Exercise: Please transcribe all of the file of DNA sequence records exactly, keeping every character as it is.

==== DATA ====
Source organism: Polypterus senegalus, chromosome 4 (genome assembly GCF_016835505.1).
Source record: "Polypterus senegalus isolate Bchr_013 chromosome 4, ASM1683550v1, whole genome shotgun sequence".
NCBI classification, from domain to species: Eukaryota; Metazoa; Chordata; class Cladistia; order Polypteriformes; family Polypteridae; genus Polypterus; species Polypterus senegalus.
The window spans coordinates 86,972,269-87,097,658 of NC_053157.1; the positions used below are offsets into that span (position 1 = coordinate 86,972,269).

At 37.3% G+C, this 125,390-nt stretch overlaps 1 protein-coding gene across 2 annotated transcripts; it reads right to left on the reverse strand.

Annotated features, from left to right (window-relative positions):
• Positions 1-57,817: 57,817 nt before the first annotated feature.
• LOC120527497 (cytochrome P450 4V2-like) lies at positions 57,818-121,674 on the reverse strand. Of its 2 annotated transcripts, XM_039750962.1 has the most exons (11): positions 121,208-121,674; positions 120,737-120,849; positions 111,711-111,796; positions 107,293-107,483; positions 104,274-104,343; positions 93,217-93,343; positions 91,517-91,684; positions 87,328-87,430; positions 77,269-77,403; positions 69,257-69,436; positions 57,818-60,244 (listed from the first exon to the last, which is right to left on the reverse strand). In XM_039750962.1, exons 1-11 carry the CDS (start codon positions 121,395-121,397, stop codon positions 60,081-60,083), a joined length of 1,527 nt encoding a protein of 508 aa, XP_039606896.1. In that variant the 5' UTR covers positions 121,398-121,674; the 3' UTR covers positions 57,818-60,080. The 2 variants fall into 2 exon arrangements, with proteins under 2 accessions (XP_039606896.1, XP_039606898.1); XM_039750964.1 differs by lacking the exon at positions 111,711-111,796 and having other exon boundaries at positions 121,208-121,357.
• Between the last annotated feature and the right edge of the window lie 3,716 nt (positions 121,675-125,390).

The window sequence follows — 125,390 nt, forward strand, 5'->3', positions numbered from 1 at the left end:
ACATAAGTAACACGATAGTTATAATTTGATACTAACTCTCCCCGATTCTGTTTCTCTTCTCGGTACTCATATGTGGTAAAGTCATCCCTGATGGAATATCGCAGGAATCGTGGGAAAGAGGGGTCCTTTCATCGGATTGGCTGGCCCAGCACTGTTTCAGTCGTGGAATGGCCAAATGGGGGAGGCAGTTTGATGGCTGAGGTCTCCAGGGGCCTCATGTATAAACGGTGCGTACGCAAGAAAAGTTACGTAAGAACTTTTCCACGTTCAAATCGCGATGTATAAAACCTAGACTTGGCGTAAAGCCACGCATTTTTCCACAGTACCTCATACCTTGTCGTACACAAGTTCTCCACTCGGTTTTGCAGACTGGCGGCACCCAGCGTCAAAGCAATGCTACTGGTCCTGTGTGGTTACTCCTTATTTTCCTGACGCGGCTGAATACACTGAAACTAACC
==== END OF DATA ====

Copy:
Source organism: Polypterus senegalus, chromosome 4 (genome assembly GCF_016835505.1).
Source record: "Polypterus senegalus isolate Bchr_013 chromosome 4, ASM1683550v1, whole genome shotgun sequence".
NCBI classification, from domain to species: Eukaryota; Metazoa; Chordata; class Cladistia; order Polypteriformes; family Polypteridae; genus Polypterus; species Polypterus senegalus.
The window spans coordinates 86,972,269-87,097,658 of NC_053157.1; the positions used below are offsets into that span (position 1 = coordinate 86,972,269).

At 37.3% G+C, this 125,390-nt stretch overlaps 1 protein-coding gene across 2 annotated transcripts; it reads right to left on the reverse strand.

Annotated features, from left to right (window-relative positions):
• Positions 1-57,817: 57,817 nt before the first annotated feature.
• LOC120527497 (cytochrome P450 4V2-like) lies at positions 57,818-121,674 on the reverse strand. Of its 2 annotated transcripts, XM_039750962.1 has the most exons (11): positions 121,208-121,674; positions 120,737-120,849; positions 111,711-111,796; positions 107,293-107,483; positions 104,274-104,343; positions 93,217-93,343; positions 91,517-91,684; positions 87,328-87,430; positions 77,269-77,403; positions 69,257-69,436; positions 57,818-60,244 (listed from the first exon to the last, which is right to left on the reverse strand). In XM_039750962.1, exons 1-11 carry the CDS (start codon positions 121,395-121,397, stop codon positions 60,081-60,083), a joined length of 1,527 nt encoding a protein of 508 aa, XP_039606896.1. In that variant the 5' UTR covers positions 121,398-121,674; the 3' UTR covers positions 57,818-60,080. The 2 variants fall into 2 exon arrangements, with proteins under 2 accessions (XP_039606896.1, XP_039606898.1); XM_039750964.1 differs by lacking the exon at positions 111,711-111,796 and having other exon boundaries at positions 121,208-121,357.
• Between the last annotated feature and the right edge of the window lie 3,716 nt (positions 121,675-125,390).

The window sequence follows — 125,390 nt, forward strand, 5'->3', positions numbered from 1 at the left end:
ACATAAGTAACACGATAGTTATAATTTGATACTAACTCTCCCCGATTCTGTTTCTCTTCTCGGTACTCATATGTGGTAAAGTCATCCCTGATGGAATATCGCAGGAATCGTGGGAAAGAGGGGTCCTTTCATCGGATTGGCTGGCCCAGCACTGTTTCAGTCGTGGAATGGCCAAATGGGGGAGGCAGTTTGATGGCTGAGGTCTCCAGGGGCCTCATGTATAAACGGTGCGTACGCAAGAAAAGTTACGTAAGAACTTTTCCACGTTCAAATCGCGATGTATAAAACCTAGACTTGGCGTAAAGCCACGCATTTTTCCACAGTACCTCATACCTTGTCGTACACAAGTTCTCCACTCGGTTTTGCAGACTGGCGGCACCCAGCGTCAAAGCAATGCTACTGGTCCTGTGTGGTTACTCCTTATTTTCCTGACGCGGCTGAATACACTGAAACTAACC